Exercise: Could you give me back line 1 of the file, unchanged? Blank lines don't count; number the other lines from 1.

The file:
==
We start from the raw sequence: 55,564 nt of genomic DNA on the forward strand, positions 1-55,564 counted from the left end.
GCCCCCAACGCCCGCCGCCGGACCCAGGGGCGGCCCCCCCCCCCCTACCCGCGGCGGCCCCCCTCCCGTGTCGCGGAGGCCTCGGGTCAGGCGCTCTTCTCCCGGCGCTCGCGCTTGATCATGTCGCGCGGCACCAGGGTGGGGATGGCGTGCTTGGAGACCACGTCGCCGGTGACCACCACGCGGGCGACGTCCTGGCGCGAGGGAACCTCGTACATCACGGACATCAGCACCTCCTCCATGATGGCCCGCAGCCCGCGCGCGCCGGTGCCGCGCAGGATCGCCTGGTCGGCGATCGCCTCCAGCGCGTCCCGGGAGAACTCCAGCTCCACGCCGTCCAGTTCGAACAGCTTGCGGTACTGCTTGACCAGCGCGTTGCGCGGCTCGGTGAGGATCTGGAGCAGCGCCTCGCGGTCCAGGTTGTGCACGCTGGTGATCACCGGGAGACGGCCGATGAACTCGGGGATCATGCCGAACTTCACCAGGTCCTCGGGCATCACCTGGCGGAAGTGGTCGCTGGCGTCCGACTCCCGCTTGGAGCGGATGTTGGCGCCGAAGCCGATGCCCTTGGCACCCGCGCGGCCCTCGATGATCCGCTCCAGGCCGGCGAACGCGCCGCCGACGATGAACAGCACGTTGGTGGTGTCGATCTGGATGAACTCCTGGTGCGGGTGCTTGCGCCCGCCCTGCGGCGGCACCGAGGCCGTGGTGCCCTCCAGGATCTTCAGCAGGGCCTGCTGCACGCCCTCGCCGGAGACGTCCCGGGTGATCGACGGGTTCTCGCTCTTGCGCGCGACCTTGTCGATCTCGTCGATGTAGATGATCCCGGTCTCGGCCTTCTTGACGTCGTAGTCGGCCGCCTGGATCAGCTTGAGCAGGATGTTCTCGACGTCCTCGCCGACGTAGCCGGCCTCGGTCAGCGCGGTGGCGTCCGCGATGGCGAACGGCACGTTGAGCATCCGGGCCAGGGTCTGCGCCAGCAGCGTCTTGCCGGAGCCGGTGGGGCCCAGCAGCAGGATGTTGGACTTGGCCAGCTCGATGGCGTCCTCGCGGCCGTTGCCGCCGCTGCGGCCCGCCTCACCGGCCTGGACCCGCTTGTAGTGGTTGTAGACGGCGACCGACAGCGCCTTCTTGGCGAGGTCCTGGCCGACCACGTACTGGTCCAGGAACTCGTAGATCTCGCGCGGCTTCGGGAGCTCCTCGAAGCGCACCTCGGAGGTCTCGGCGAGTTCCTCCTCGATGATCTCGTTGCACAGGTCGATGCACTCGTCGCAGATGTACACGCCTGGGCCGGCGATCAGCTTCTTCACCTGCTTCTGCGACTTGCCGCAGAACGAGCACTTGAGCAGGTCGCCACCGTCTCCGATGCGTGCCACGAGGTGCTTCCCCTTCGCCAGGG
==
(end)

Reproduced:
We start from the raw sequence: 55,564 nt of genomic DNA on the forward strand, positions 1-55,564 counted from the left end.